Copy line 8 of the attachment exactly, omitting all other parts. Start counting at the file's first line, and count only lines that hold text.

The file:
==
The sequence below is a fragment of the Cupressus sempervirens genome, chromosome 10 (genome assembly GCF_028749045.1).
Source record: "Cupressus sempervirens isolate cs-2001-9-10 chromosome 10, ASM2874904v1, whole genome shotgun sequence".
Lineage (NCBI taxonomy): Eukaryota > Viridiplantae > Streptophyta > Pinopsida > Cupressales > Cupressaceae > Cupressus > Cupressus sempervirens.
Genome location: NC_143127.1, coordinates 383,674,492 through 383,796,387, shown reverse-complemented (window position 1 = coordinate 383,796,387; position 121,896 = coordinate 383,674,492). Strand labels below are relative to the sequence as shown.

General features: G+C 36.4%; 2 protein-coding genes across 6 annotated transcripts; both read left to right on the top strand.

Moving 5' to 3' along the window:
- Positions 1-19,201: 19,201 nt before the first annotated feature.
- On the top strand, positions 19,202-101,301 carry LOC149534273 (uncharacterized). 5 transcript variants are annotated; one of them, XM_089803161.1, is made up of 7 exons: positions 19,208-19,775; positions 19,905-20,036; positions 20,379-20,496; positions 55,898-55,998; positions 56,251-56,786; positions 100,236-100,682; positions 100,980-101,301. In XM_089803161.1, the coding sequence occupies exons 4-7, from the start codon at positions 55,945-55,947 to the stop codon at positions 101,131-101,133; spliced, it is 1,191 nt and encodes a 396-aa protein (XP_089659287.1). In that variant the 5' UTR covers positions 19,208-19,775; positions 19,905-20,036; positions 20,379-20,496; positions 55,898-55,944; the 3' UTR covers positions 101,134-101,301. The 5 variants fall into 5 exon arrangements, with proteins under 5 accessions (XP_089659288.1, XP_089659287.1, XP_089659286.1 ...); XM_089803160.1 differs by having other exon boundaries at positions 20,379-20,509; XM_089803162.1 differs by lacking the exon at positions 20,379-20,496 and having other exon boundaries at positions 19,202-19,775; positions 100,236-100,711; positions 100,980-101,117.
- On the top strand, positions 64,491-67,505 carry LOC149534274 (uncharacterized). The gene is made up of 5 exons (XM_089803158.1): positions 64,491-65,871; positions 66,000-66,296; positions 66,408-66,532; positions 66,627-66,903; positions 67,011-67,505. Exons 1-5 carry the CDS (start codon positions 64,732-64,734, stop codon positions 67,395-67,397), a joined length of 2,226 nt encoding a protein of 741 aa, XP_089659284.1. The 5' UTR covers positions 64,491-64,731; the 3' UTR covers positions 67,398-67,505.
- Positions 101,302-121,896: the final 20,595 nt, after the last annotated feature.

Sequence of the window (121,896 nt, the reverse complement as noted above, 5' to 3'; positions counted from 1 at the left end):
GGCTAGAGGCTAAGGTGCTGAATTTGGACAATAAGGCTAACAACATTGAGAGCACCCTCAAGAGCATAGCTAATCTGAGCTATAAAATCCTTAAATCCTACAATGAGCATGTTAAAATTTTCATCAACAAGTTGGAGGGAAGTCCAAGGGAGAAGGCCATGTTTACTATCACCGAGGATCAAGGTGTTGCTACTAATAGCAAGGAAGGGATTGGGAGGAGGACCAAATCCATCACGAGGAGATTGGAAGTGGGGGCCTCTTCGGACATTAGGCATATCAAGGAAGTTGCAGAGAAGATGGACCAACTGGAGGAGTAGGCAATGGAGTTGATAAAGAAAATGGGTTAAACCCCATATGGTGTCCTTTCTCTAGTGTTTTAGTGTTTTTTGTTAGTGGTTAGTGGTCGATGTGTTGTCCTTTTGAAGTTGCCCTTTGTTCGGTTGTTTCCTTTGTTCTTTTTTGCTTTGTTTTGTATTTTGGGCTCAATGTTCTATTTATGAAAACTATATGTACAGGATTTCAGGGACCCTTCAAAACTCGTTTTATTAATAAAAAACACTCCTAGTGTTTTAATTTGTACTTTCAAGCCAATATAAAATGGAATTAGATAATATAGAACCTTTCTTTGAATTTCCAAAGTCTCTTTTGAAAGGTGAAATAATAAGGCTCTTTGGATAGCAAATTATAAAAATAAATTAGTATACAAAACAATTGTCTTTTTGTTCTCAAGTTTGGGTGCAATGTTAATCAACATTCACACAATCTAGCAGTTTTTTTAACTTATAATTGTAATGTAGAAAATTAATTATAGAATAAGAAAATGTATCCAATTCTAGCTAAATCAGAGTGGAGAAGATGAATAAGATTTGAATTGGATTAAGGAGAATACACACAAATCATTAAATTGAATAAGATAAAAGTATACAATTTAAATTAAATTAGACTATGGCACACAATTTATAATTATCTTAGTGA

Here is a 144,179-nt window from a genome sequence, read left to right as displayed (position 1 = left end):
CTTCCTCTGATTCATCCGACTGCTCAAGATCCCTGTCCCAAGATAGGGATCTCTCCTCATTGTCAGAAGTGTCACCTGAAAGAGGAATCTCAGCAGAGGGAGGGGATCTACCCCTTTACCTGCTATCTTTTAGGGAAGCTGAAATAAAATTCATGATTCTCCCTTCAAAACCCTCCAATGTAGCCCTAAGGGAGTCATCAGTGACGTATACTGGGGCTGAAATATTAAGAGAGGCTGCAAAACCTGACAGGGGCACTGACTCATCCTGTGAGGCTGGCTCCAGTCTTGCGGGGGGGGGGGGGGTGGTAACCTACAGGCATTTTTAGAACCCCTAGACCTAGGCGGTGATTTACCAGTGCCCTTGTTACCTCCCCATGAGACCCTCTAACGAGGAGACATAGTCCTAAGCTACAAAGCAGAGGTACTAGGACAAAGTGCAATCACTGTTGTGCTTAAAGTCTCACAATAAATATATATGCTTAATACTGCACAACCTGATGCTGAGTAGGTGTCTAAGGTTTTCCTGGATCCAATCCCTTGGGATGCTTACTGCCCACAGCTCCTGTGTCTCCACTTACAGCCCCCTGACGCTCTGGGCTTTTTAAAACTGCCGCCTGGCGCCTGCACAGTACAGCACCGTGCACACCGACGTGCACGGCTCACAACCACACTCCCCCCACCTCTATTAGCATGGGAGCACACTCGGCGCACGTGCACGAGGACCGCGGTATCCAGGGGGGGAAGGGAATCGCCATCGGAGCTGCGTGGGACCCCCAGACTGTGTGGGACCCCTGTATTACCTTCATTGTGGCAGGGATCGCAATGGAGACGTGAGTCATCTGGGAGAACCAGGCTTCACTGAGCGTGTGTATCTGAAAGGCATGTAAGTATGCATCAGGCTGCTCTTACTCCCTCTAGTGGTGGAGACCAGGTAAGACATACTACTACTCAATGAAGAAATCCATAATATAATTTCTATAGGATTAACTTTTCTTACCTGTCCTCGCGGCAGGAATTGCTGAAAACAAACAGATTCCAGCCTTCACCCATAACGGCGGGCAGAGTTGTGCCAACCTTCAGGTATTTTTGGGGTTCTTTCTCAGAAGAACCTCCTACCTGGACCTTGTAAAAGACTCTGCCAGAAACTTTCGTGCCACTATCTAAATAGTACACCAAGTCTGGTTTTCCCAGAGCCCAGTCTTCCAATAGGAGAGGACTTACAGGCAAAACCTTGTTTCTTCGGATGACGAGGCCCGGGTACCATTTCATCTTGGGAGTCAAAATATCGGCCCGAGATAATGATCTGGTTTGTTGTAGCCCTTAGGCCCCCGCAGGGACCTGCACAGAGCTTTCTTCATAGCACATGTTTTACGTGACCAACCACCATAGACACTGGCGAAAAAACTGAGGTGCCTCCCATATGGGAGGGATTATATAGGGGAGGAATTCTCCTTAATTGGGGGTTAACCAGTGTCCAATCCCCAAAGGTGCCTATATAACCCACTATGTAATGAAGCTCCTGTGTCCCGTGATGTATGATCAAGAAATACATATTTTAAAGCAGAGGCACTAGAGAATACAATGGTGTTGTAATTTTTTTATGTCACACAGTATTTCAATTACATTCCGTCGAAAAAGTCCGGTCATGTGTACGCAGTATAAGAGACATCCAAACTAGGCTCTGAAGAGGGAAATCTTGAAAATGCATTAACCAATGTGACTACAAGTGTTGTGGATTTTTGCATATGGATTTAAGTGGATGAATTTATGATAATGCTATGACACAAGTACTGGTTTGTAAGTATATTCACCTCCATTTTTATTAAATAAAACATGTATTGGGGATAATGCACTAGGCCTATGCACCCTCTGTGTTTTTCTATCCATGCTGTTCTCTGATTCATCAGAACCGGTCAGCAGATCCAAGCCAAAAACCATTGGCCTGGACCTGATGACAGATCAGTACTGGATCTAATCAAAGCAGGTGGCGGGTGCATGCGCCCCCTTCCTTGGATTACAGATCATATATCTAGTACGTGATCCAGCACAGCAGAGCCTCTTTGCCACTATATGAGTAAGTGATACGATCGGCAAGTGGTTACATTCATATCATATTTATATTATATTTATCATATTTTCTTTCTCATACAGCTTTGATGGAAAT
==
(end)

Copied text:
- On the top strand, positions 19,202-101,301 carry LOC149534273 (uncharacterized). 5 transcript variants are annotated; one of them, XM_089803161.1, is made up of 7 exons: positions 19,208-19,775; positions 19,905-20,036; positions 20,379-20,496; positions 55,898-55,998; positions 56,251-56,786; positions 100,236-100,682; positions 100,980-101,301. In XM_089803161.1, the coding sequence occupies exons 4-7, from the start codon at positions 55,945-55,947 to the stop codon at positions 101,131-101,133; spliced, it is 1,191 nt and encodes a 396-aa protein (XP_089659287.1). In that variant the 5' UTR covers positions 19,208-19,775; positions 19,905-20,036; positions 20,379-20,496; positions 55,898-55,944; the 3' UTR covers positions 101,134-101,301. The 5 variants fall into 5 exon arrangements, with proteins under 5 accessions (XP_089659288.1, XP_089659287.1, XP_089659286.1 ...); XM_089803160.1 differs by having other exon boundaries at positions 20,379-20,509; XM_089803162.1 differs by lacking the exon at positions 20,379-20,496 and having other exon boundaries at positions 19,202-19,775; positions 100,236-100,711; positions 100,980-101,117.